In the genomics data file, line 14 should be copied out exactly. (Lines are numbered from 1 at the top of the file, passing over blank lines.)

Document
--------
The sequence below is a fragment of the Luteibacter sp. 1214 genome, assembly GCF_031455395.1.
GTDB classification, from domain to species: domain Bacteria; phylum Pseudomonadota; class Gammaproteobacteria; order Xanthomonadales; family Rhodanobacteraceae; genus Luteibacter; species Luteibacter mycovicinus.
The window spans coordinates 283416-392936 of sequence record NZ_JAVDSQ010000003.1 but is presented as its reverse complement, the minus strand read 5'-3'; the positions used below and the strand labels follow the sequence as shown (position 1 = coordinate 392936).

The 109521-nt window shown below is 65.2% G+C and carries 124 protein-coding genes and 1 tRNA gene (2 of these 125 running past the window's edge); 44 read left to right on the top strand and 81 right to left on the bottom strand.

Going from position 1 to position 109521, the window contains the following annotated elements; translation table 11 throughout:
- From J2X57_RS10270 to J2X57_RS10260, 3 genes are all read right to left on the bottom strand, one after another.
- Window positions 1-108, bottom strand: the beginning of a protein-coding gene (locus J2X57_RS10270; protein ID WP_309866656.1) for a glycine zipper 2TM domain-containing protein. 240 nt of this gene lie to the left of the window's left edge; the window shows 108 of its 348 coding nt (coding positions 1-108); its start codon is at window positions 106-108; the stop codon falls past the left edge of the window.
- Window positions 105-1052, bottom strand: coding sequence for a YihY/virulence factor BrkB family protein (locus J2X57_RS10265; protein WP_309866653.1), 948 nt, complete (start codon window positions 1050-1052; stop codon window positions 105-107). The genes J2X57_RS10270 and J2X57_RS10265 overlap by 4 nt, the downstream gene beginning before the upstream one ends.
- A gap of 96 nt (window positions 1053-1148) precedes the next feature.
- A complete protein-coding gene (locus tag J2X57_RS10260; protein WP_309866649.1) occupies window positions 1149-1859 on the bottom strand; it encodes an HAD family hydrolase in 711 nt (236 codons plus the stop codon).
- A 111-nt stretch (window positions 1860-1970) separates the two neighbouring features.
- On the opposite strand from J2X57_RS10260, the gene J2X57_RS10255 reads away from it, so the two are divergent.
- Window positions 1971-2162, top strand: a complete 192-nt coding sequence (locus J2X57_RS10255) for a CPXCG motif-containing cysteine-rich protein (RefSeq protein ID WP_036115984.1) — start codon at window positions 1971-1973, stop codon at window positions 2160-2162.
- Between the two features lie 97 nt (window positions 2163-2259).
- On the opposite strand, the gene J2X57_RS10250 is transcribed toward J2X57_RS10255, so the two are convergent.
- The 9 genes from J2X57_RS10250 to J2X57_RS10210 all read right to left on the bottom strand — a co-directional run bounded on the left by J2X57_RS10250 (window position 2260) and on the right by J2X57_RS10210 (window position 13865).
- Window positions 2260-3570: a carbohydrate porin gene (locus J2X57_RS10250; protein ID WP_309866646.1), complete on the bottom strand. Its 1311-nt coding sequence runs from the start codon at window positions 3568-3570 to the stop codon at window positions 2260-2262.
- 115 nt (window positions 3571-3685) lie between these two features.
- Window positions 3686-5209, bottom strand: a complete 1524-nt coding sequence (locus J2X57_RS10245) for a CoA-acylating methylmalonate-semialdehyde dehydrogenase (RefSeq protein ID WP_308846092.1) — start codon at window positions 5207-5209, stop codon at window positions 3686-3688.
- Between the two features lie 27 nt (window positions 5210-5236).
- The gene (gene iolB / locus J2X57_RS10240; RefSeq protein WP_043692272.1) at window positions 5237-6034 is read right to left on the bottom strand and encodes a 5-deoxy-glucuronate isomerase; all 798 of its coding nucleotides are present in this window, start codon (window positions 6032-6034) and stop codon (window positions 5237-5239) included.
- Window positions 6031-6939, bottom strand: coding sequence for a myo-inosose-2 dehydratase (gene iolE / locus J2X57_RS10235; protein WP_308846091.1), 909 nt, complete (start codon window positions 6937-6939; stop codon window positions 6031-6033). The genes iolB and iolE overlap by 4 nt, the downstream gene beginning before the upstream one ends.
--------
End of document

- Between the two features lie 97 nt (window positions 2163-2259).